It’s not yet for sale, but I recently received a book written by the (officially) former director of American Indian Public Charter School, Ben Chavis. It’s titled, “Crazy like a fox: One principal’s triumph in the inner city.”
The book begins like this:
Before I became principal, people called American Indian Public Charter School the zoo. …
The students smoked cigarettes, fought, drank, and broke beer and liquor bottles on Magee Avenue, the road lining the school. There were old, dingy mattresses nearby where they had sex. A staff member allegedly sold drugs to the students, some of whom snuck into a tool shed on campus to smoke pot. Students threw water balloons off the roof and computers out the class windows.
The narrative bounces between Chavis’s Lumbee upbringing in North Carolina (Takeaway message: People in the Deep South, even some Klan members, are not as racist as some in the Bay Area might think), his musings on race and racial mixing, his educational philosophy and respect for No Child Left Behind, success stories of some of his former students — and, of course, how he salvaged the American Indian School, took away its drumming circles and instilled serious discipline and a laser-like focus on math and reading.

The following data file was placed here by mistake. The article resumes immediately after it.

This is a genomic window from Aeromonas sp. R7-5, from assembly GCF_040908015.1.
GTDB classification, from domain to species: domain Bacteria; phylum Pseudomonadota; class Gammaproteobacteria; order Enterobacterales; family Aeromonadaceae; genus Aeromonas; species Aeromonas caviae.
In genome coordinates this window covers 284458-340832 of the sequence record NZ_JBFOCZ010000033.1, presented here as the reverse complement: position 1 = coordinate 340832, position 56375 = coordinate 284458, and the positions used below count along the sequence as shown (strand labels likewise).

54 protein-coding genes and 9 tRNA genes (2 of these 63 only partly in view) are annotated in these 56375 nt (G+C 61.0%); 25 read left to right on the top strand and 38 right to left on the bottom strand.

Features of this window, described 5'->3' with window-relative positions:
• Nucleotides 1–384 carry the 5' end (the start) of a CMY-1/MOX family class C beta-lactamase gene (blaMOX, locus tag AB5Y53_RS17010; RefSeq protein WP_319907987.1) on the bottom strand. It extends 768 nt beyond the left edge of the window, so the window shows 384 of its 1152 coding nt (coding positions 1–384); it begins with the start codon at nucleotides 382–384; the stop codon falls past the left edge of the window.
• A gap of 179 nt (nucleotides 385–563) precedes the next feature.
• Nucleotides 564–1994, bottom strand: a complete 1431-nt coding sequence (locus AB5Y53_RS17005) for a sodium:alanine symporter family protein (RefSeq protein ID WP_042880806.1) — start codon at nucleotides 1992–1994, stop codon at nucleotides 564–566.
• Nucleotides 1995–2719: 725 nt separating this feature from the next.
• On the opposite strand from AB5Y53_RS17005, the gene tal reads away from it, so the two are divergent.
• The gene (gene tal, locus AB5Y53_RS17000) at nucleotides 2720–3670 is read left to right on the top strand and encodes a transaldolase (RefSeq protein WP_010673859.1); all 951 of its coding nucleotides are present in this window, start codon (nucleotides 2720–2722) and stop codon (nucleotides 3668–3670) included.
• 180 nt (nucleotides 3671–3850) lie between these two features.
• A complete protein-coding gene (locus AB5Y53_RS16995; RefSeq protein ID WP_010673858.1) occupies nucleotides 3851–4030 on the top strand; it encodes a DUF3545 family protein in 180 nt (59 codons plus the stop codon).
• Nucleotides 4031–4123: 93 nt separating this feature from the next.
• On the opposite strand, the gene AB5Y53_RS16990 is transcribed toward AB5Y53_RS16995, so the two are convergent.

The teachers were strict, and I was “crazy,” as some refer to me. Crazy like a fox is the way I look at it. I behave aggressively, demand success, and keep the fools at bay, as it says in Proverbs in the Bible.
For all of the history he includes about American Indians, he doesn’t really address the fact that only four Native American students attended the two middle schools last year, according to the California Department of Education, compared to 22 in 2000-01 and 45 (nearly half of the school’s population) in 2001-02. He suggests that their numbers remained fairly constant during his tenure there (“If you look at the number of Indian students attending the school, it has basically stayed the same over the course of my years at the school”).
But the statistics I’ve seen show a steep drop in 2006-07.
I wonder where all of the American Indian students went.